- Fighting Joe Hooker Takes Command
- Hooker’s Corps Commanders (Part I)
- Hooker’s Corps Commanders (Part II)
- Hooker’s Division Commanders
- Hooker’s Plan at Chancellorsville
- James Longstreet’s Division Commanders
- Prelude to Chancellorsville: Stoneman’s 1863 Raid
- Across the Rappahannock River and Into the Wilderness
- The Battle of Chancellorsville: May 1, 1863
- Jackson’s Flank Attack: The Advance
- Stonewall Jackson’s Flank Attack
- The Death of Stonewall
- The Third Day at Chancellorsville
- Sedgwick’s Advance Against Early: Second Fredericksburg and Salem Church
- The Union Withdrawal From Chancellorsville
The Battle of Chancellorsville entered the third day of combat with the two sides still facing each other in the dense woods around Chancellorsville. Despite Stonewall Jackson’s stunning victory on May 2, 1863, the Confederates forces had not gained a significant advantage on the battlefield.
Yes, Maj. Gen. Oliver O. Howard’s XI Corps had been routed but the Army of the Potomac still outnumbered the Confederates, 76,000 to 43,000 at the Chancellorsville front. Maj. Gen. John Reynolds I Corps had arrived on the field on the night of May 2-3, replacing Howard’s losses.
Maj. Gen. Daniel Sickles III Corps still separated the two halves of Robert E. Lee’s Army of Northern Virginia. Sickles’ force was emplaced in a strong position on high ground at Hazel Grove. In order to have success in uniting the two halves of his army, General Lee needed to devise a way to eject Sickles from Hazel Grove.
He didn’t need to think about it too long about his tactics because “Fighting Joe” Hooker resolved the situation for him. Early on May 3rd, Hooker ordered Sickles and the III Corps to to move from Hazel Grove to a new position on the Plank Road. As they withdraw, their rearguard was attacked by the brigade of Brig. Gen.James J. Archer, which captured about 100 prisoners and four cannons. Hazel Grove was soon turned into a powerful artillery platform with 30 guns under Col. Porter Alexander.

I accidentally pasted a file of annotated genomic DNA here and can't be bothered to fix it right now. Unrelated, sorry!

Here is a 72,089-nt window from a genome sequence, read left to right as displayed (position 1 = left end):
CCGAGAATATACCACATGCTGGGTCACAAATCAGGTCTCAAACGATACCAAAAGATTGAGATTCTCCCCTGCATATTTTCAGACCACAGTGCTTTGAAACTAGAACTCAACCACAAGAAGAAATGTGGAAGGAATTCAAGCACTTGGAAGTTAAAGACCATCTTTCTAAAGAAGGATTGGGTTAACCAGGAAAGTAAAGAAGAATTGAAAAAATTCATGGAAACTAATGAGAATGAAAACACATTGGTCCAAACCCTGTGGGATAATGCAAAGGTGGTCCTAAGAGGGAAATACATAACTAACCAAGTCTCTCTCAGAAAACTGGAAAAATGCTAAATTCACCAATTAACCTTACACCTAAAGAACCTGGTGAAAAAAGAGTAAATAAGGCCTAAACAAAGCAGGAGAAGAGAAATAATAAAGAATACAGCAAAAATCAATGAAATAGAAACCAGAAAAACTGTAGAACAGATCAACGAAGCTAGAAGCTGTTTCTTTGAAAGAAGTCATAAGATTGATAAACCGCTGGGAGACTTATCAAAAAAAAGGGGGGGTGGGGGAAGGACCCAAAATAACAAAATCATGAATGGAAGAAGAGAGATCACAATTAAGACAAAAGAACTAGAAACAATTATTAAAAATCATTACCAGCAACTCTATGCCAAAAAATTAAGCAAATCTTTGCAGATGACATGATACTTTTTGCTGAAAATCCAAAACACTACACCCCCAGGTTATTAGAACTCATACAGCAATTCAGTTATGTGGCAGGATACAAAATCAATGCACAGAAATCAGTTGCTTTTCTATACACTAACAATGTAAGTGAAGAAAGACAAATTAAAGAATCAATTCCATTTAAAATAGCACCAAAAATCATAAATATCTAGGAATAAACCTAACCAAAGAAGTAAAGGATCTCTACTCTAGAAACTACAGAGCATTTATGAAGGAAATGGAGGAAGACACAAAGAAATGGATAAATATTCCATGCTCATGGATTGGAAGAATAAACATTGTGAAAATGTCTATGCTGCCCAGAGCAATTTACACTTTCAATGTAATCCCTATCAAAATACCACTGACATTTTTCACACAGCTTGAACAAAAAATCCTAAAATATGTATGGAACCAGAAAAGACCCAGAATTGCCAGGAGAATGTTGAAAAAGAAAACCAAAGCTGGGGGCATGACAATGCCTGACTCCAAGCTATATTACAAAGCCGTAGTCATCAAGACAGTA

Meanwhile, General Lee was faced with a leadership crisis in the Second Corps. With the wounding of Jackson, his senior division commander, Maj. Gen. A.P. Hill had assumed command. But Hill was soon wounded and after consulting with the next senior division commander, Brig. Gen. Robert Rodes, he summoned Maj. Gen. J.E.B. Stuart to take command, notifying Lee after the fact. Brig. Gen.Henry Heth replaced Hill in division command.
Despite never having commanded infantry before, Stuart turned in a credible performance at Chancellorsville. He immediately grasped the tactical situation and began to respond to it. The Union position was a giant horseshoe. he center was held by the III, XII, and II Corps. On the left were the remnants of the XI Corps, and the right was held by the V and I Corps.
Stuart organized his three divisions, commanded by Rodes, Heth and Brig. Gen. Raleigh Colston, to straddle the Orange Plank Road. Heth’s in the advance, Colston’s 300–500 yards behind, and Rodes’s, whose men had done the hardest fighting on May 2, near the Wilderness Church.